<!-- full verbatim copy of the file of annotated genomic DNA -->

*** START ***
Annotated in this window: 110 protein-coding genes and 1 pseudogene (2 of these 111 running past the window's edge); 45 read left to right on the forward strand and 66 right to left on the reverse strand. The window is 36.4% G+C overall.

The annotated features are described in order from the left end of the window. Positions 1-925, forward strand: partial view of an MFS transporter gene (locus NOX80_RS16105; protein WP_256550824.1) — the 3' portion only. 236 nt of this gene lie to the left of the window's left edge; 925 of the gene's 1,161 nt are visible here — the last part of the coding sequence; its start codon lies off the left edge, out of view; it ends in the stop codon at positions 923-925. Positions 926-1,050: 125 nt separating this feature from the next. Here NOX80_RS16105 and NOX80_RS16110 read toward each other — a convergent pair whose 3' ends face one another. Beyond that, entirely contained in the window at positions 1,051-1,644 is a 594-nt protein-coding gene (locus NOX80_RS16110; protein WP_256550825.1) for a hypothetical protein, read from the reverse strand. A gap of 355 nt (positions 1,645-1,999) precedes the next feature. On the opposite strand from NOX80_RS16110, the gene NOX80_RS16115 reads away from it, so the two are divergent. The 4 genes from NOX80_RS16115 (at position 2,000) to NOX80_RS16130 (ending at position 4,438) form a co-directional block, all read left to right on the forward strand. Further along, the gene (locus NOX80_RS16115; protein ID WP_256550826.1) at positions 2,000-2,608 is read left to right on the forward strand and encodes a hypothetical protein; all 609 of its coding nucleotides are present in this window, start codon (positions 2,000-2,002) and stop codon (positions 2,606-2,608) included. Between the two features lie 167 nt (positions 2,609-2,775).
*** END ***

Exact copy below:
Annotated in this window: 110 protein-coding genes and 1 pseudogene (2 of these 111 running past the window's edge); 45 read left to right on the forward strand and 66 right to left on the reverse strand. The window is 36.4% G+C overall.

The annotated features are described in order from the left end of the window. Positions 1-925, forward strand: partial view of an MFS transporter gene (locus NOX80_RS16105; protein WP_256550824.1) — the 3' portion only. 236 nt of this gene lie to the left of the window's left edge; 925 of the gene's 1,161 nt are visible here — the last part of the coding sequence; its start codon lies off the left edge, out of view; it ends in the stop codon at positions 923-925. Positions 926-1,050: 125 nt separating this feature from the next. Here NOX80_RS16105 and NOX80_RS16110 read toward each other — a convergent pair whose 3' ends face one another. Beyond that, entirely contained in the window at positions 1,051-1,644 is a 594-nt protein-coding gene (locus NOX80_RS16110; protein WP_256550825.1) for a hypothetical protein, read from the reverse strand. A gap of 355 nt (positions 1,645-1,999) precedes the next feature. On the opposite strand from NOX80_RS16110, the gene NOX80_RS16115 reads away from it, so the two are divergent. The 4 genes from NOX80_RS16115 (at position 2,000) to NOX80_RS16130 (ending at position 4,438) form a co-directional block, all read left to right on the forward strand. Further along, the gene (locus NOX80_RS16115; protein ID WP_256550826.1) at positions 2,000-2,608 is read left to right on the forward strand and encodes a hypothetical protein; all 609 of its coding nucleotides are present in this window, start codon (positions 2,000-2,002) and stop codon (positions 2,606-2,608) included. Between the two features lie 167 nt (positions 2,609-2,775).